National Network for Child Care's Connections Newsletter

Christine M. Todd, Ph.D.
Child Development Specialist
Human Development and Family Studies
University of Illinois at Urbana-Champaign

Copyright/Access Information

Mrs. Dobbs just dropped Mary off. As Mary's mother starts to go out the door, you remind her that it is your payday. You don't even need to wait for her answer. One look at her face tells you she has forgotten the check – again.

As a child care professional, you have the right to expect your customers to pay on time. You are providing a service to families, and you should be paid for that service just as the phone company and the gas company are paid for the services they provide. Many of your customers will pay on time. But, just as some customers do not pay the phone company and the gas company, some will not pay you. Here are some suggestions to help ensure prompt payment from parents.

Be clear about your payment policies. Parents must know how much to pay and when you expect payment. Discuss this policy with parents during their initial interview. Also, provide them with the information in writing. So many things are discussed during an interview that details are often lost. It can be included in your contract if you have one or in an accompanying brochure or handout.

Make it easy for parents to pay on time. There are many reasons why parents may not pay on time. Your payment schedule may not match their needs. Some parents may prefer to pay for two weeks at a time. It may be easier for parents to pay on their payday instead of some other time of the week. If you are having problems with a particular parent, find out if a different payment schedule would make things flow more smoothly. While this may be more work for you in terms of bookkeeping, it may be less problematic than being paid late every week.

If forgetting the check is the major problem, you might suggest that parents write all the checks for day care when they receive their paycheck. Suggest that they keep the checks for future weeks in their wallet or purse. That way, they do not have to make an effort to remember the check each week. You can simply remind them it is payday and they can pull out the appropriate check.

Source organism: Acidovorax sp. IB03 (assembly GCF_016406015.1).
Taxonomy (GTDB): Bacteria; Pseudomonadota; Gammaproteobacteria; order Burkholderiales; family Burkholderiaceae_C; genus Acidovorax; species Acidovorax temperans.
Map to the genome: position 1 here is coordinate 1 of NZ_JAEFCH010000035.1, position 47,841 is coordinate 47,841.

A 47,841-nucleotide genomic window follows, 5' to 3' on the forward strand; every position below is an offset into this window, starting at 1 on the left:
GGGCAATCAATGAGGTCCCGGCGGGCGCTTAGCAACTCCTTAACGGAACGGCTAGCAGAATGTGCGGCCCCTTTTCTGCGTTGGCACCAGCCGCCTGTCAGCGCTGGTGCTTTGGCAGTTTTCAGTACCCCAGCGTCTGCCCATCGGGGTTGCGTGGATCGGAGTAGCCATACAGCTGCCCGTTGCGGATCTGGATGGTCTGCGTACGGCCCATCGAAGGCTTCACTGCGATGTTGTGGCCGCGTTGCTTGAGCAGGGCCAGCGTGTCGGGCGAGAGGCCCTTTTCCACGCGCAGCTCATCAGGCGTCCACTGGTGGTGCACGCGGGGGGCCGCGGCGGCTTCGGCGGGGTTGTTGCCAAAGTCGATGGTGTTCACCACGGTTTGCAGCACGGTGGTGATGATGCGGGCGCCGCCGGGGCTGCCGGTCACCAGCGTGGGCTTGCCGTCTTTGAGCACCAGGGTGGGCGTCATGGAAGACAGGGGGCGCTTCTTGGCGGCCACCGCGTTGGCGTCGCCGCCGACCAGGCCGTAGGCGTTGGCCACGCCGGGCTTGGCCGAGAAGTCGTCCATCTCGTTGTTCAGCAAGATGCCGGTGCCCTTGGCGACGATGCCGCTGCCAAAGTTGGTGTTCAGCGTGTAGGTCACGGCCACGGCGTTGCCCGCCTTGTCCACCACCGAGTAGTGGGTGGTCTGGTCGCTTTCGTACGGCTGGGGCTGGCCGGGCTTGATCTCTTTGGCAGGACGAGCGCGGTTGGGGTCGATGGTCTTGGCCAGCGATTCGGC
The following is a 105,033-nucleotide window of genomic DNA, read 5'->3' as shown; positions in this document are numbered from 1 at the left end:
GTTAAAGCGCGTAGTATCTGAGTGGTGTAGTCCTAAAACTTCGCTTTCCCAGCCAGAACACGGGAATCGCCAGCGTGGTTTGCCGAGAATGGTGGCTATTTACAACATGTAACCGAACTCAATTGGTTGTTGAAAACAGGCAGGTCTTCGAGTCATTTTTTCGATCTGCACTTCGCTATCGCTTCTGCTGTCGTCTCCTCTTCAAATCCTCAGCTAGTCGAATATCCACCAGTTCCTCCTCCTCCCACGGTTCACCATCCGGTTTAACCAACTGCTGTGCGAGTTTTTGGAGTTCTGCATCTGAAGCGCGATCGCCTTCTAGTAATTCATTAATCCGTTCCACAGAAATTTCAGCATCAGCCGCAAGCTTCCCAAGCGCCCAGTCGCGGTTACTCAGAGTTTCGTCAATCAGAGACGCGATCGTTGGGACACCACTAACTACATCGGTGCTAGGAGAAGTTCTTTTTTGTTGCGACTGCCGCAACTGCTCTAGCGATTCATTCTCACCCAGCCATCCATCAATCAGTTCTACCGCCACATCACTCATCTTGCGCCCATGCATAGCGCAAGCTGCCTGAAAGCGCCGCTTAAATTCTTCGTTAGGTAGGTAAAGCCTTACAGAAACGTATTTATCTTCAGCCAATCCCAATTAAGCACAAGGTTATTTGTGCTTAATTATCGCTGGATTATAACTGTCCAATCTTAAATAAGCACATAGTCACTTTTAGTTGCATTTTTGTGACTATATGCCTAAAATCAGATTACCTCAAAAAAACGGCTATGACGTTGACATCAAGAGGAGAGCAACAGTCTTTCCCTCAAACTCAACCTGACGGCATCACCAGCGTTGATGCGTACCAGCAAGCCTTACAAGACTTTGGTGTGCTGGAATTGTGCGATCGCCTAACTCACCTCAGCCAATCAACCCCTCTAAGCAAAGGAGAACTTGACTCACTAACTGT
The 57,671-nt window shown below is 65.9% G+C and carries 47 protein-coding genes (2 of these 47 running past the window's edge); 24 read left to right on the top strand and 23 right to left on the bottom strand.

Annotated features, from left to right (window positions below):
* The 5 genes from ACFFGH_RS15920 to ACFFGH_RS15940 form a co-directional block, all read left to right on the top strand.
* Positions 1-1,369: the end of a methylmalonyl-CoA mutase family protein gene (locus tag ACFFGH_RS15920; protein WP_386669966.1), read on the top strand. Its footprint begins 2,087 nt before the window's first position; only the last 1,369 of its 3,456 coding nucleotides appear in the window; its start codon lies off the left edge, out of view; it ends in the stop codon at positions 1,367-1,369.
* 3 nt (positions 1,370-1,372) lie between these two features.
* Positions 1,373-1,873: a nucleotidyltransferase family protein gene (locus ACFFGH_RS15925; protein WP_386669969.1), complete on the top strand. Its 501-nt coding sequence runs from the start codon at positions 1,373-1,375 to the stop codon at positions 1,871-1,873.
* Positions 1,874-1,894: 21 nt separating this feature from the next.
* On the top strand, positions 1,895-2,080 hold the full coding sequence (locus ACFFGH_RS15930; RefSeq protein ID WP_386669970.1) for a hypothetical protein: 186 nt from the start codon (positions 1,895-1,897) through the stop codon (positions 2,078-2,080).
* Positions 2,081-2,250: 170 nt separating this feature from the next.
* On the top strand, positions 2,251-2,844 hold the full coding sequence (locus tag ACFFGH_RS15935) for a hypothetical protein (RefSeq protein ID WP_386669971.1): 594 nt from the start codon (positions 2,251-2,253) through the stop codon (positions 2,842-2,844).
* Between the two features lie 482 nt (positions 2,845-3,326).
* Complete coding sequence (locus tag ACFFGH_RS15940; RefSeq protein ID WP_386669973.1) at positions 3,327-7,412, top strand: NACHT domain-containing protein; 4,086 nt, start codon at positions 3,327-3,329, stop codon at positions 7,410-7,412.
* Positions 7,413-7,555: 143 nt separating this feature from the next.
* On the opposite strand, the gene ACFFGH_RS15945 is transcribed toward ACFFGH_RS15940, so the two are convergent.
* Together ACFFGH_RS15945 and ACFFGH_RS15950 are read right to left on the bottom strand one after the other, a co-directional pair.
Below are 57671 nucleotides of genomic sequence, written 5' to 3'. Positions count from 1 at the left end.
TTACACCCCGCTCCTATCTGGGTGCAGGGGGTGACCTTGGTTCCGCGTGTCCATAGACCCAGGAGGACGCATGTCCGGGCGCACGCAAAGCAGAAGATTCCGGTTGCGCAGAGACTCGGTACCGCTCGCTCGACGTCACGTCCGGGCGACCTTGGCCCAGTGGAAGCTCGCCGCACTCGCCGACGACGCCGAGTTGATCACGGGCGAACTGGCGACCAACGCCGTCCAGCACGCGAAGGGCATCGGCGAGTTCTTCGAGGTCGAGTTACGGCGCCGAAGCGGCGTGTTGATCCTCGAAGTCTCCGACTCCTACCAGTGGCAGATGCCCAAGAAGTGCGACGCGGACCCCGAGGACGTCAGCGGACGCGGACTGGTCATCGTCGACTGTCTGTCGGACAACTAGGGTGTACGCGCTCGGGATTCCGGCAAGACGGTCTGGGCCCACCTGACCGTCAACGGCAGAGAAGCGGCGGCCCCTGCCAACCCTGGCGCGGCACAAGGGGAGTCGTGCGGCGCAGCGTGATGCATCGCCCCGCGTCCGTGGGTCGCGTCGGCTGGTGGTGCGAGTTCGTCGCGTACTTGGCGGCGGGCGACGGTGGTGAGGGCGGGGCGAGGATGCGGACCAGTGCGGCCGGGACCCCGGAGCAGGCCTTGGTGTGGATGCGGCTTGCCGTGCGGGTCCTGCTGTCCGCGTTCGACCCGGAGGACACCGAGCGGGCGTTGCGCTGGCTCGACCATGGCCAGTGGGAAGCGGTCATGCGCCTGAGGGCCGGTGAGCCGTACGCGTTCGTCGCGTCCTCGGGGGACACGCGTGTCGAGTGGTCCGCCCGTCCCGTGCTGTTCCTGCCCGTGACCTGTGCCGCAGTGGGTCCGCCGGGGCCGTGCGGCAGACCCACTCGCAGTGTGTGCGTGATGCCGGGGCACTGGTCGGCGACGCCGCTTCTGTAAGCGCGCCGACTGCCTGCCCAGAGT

Use “I-messages” when talking with parents. When parents fail to pay, you do need to bring the subject up. When discussing the matter, remain calm and take a problem-solving approach. Begin by indicating that you understand their side. Then mention the behavior that is causing problems, how you feel about it, and why you feel that way. End by telling them what you would like done and offer your help in resolving the problem. For example, you might say, “I realize that my payment schedule may not match up with your payday. But when you don't pay on time, I feel frustrated because I count on the money to pay my bills. I would like to come up with a schedule that will allow me to be paid on time. Would it be easier for you to pay on a different day or to pay for several weeks at once?” Remember, the goal of the conversation is to come up with a more workable solution to the problem, not to make the parent feel guilty or become upset. Take a matter-of-fact approach and handle the matter with confidence.

Establish a consequence for late payment. Despite your best attempts, some parents may continue to pay late even after you have discussed the matter and explored various solutions to the problem. In such situations, charging a late fee may encourage parents to pay on time. For this to work, the late fee must be high enough for the parent to want to avoid it. Charging a late fee is most easily done if you have explained your late-fee policy to parents at the initial interview and written the policy into your contract or brochure.

Sometimes parents forget that you are running a business and have a right to be paid on time. Other times, there are specific situations that cause late payment. If you provide parents with a clear, written payment policy, take a problem-solving approach, and use effective communication techniques, you are more likely to avoid late payments.

National Network for Child Care – NNCC. Part of CYFERNET, the National Extension Service
Children Youth and Family Educational Research Network. Permission is granted to reproduce
these materials in whole or in part for educational purposes only (not for profit beyond the cost of
reproduction) provided that the author and Network receive acknowledgment and this notice is

Reprinted with permission from the National Network for Child Care – NNCC. Todd, C.M. (1992). When parents don't pay. In Todd, C.M. (Ed.), *Day care center connections*, 1(5), pp. 5­p;6. Urbana-Champaign, IL: University of Illinois Cooperative Extension Service.


DOCUMENT REVIEW:: Level 3 – National Peer Review
DOCUMENT SIZE:: 35 K or 3 pages
ENTRY DATE:: February 1996

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